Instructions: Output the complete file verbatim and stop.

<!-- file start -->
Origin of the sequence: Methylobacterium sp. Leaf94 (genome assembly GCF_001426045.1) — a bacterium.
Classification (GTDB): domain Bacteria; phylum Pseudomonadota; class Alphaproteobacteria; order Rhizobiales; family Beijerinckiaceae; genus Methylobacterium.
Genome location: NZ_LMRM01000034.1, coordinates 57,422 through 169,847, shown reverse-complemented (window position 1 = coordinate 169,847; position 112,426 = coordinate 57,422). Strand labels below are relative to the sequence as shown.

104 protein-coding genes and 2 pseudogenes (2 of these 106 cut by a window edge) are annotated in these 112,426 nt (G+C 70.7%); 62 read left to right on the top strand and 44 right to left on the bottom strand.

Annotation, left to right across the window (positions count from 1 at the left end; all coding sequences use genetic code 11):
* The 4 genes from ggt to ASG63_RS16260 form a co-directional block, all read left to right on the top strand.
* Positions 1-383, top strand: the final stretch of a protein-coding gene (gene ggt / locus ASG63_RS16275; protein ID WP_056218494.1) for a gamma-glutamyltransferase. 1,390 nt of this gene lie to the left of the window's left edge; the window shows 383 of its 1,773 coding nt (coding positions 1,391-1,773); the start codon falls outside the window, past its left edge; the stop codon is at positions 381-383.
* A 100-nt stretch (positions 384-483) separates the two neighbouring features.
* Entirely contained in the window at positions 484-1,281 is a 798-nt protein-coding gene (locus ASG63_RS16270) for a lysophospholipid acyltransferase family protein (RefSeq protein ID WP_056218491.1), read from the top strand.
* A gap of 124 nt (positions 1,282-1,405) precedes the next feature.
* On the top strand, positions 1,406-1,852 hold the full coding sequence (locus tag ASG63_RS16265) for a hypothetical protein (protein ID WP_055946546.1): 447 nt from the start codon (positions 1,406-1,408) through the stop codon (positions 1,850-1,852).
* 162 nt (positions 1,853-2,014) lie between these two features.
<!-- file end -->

Origin of the sequence: Methylobacterium sp. Leaf94 (genome assembly GCF_001426045.1) — a bacterium.
Classification (GTDB): domain Bacteria; phylum Pseudomonadota; class Alphaproteobacteria; order Rhizobiales; family Beijerinckiaceae; genus Methylobacterium.
Genome location: NZ_LMRM01000034.1, coordinates 57,422 through 169,847, shown reverse-complemented (window position 1 = coordinate 169,847; position 112,426 = coordinate 57,422). Strand labels below are relative to the sequence as shown.

104 protein-coding genes and 2 pseudogenes (2 of these 106 cut by a window edge) are annotated in these 112,426 nt (G+C 70.7%); 62 read left to right on the top strand and 44 right to left on the bottom strand.

Annotation, left to right across the window (positions count from 1 at the left end; all coding sequences use genetic code 11):
* The 4 genes from ggt to ASG63_RS16260 form a co-directional block, all read left to right on the top strand.
* Positions 1-383, top strand: the final stretch of a protein-coding gene (gene ggt / locus ASG63_RS16275; protein ID WP_056218494.1) for a gamma-glutamyltransferase. 1,390 nt of this gene lie to the left of the window's left edge; the window shows 383 of its 1,773 coding nt (coding positions 1,391-1,773); the start codon falls outside the window, past its left edge; the stop codon is at positions 381-383.
* A 100-nt stretch (positions 384-483) separates the two neighbouring features.
* Entirely contained in the window at positions 484-1,281 is a 798-nt protein-coding gene (locus ASG63_RS16270) for a lysophospholipid acyltransferase family protein (RefSeq protein ID WP_056218491.1), read from the top strand.
* A gap of 124 nt (positions 1,282-1,405) precedes the next feature.
* On the top strand, positions 1,406-1,852 hold the full coding sequence (locus tag ASG63_RS16265) for a hypothetical protein (protein ID WP_055946546.1): 447 nt from the start codon (positions 1,406-1,408) through the stop codon (positions 1,850-1,852).
* 162 nt (positions 1,853-2,014) lie between these two features.